Are role playing games far too focused on combat though? Running a game you probably have combat rules for an individual with a weapon, some have magic battles laid out separately, you may have rules for chariots and mounted combat, rules for fist fights, naval battles and so on. I watched a video blog once by Shawn Driscoll on Traveller and he boiled it down to a basic statement. Combat really boils down to a single roll, be it a skill roll in some games or an ability roll in some others, so why do we go through all the complicated rules? I agree with Shawn’s point of view but there needs to be some provisos put into that statement.
Traveller has an abstract and deadly combat system. Combat erupts and there is likely going to be a death. The system prepares players for this by even introducing the possibility of death into character generation itself! In other games though players are not as used to losing a character every second game. These combat rules are there so that the players can work things to their favour as they are invested in the characters that they build and invest themselves with. An example of this is things like cover and spells such as blur and displacement or the grappling rules.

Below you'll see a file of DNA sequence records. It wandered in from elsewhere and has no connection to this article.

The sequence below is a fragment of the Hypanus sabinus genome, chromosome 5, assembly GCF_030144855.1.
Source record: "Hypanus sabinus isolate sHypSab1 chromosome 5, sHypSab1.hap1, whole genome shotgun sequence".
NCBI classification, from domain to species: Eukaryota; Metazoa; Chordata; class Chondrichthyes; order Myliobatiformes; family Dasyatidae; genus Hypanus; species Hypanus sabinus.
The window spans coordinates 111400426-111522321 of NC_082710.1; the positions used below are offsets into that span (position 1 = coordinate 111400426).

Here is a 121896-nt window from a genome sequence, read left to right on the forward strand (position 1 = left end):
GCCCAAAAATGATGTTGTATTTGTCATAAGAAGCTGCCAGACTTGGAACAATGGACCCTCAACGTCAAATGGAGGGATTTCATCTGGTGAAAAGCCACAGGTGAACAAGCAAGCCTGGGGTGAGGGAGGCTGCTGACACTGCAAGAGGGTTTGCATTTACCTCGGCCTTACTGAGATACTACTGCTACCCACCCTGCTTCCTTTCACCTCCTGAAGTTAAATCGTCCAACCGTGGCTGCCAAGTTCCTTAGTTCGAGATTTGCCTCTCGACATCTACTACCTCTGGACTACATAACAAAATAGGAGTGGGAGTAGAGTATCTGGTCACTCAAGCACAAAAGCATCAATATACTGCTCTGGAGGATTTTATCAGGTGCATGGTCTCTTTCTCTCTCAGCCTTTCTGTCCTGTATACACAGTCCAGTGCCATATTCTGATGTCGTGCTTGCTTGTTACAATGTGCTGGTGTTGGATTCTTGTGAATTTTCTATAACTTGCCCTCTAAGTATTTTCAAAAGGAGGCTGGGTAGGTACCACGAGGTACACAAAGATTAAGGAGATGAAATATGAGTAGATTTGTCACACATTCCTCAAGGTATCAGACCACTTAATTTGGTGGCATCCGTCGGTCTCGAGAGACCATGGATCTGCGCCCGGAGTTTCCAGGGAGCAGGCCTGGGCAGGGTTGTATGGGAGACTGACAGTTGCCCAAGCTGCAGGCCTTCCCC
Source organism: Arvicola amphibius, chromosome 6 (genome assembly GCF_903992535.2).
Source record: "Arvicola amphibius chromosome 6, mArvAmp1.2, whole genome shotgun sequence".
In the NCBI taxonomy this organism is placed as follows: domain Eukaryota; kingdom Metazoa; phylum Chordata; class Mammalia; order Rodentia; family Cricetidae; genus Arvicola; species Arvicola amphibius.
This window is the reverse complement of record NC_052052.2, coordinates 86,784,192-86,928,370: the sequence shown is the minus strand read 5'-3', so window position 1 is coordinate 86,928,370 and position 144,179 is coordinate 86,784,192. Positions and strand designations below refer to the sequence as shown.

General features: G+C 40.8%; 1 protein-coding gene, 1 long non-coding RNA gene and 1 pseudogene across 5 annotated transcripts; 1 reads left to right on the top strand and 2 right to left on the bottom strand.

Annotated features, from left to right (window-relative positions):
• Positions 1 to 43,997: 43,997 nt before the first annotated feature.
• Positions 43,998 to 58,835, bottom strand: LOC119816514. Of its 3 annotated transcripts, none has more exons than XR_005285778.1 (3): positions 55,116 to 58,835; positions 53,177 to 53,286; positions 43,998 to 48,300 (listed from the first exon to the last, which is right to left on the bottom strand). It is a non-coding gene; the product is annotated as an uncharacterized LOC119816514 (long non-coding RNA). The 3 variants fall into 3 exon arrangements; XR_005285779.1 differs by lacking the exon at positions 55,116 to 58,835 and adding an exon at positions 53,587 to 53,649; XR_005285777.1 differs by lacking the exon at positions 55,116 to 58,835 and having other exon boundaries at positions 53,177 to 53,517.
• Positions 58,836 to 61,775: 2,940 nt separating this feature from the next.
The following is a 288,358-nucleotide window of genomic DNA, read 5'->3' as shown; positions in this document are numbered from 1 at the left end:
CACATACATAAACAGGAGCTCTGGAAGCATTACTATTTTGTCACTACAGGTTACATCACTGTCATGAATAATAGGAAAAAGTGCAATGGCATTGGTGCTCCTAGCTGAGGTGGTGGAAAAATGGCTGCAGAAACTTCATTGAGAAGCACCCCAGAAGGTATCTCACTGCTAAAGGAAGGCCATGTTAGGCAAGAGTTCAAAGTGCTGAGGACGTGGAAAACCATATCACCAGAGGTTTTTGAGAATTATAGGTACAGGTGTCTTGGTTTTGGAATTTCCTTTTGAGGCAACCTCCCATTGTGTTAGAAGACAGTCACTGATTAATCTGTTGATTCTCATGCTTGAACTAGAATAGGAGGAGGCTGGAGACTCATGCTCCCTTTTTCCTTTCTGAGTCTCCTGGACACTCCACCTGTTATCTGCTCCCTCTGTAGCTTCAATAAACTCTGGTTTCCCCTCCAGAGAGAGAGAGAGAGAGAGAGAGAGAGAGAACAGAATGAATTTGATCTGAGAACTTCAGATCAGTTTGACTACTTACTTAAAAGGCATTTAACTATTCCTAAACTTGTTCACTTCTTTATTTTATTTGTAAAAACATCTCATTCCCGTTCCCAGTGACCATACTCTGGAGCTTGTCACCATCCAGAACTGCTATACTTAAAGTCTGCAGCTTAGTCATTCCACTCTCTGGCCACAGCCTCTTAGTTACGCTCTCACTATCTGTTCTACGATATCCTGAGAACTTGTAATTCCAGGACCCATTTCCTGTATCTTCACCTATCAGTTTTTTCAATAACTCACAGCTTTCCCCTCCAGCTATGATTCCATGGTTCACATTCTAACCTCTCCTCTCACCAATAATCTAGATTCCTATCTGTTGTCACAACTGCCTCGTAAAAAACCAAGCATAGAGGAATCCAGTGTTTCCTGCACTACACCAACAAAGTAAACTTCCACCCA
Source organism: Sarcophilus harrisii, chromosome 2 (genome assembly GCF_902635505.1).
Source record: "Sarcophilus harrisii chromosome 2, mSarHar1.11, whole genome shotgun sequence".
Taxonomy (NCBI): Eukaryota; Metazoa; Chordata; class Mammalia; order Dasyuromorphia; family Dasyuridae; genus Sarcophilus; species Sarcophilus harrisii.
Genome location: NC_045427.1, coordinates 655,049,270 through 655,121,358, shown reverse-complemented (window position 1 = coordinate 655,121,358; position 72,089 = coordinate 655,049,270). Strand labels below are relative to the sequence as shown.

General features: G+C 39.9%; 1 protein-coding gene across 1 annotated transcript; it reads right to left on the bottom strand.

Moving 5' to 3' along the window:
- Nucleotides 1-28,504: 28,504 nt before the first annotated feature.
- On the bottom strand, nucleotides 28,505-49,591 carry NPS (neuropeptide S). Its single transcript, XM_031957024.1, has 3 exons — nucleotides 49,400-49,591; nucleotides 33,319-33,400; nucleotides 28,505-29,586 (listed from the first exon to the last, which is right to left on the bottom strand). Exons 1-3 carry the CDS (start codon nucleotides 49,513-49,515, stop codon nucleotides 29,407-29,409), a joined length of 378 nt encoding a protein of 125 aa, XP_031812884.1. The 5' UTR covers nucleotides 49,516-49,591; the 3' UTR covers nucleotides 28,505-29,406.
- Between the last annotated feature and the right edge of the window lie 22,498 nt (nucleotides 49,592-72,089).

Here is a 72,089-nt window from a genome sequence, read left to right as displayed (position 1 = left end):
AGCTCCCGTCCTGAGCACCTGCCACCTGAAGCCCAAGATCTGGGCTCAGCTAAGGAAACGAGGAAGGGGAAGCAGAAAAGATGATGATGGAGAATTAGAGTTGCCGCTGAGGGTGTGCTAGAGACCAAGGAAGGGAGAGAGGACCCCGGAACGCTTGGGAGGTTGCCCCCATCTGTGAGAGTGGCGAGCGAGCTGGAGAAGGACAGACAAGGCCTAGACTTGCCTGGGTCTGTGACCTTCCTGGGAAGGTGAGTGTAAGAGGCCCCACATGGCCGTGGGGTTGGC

As Shawn pointed out though, it really does boil down to a single moment of conflict resolution. Try to simplify this as much as you can as a GM. One thing that I do enjoy doing with new games is looking at the combat rules and playing the “will I use it?” game. Look through the rules and decide what is going to complicate your game and also cause you to have to go for a rule book every time that the situation comes up. Once you have your list do one of two things with the rule, either chuck it or alter it.
Chucking it is exactly as it sounds. We think that the rule is either going to be needed so rarely and is too complex to use or it is just too confusing to use so we put it on a list of rules that aren’t used and communicate this to the players. When a group sits at a table they expect to get some gaming done and very few people enjoy dead time where you are all sitting around while people investigate rules. It needs to be clearly communicated though so the rules lawyers of the groups know up front that they cannot expect to use that rule for justification in a game.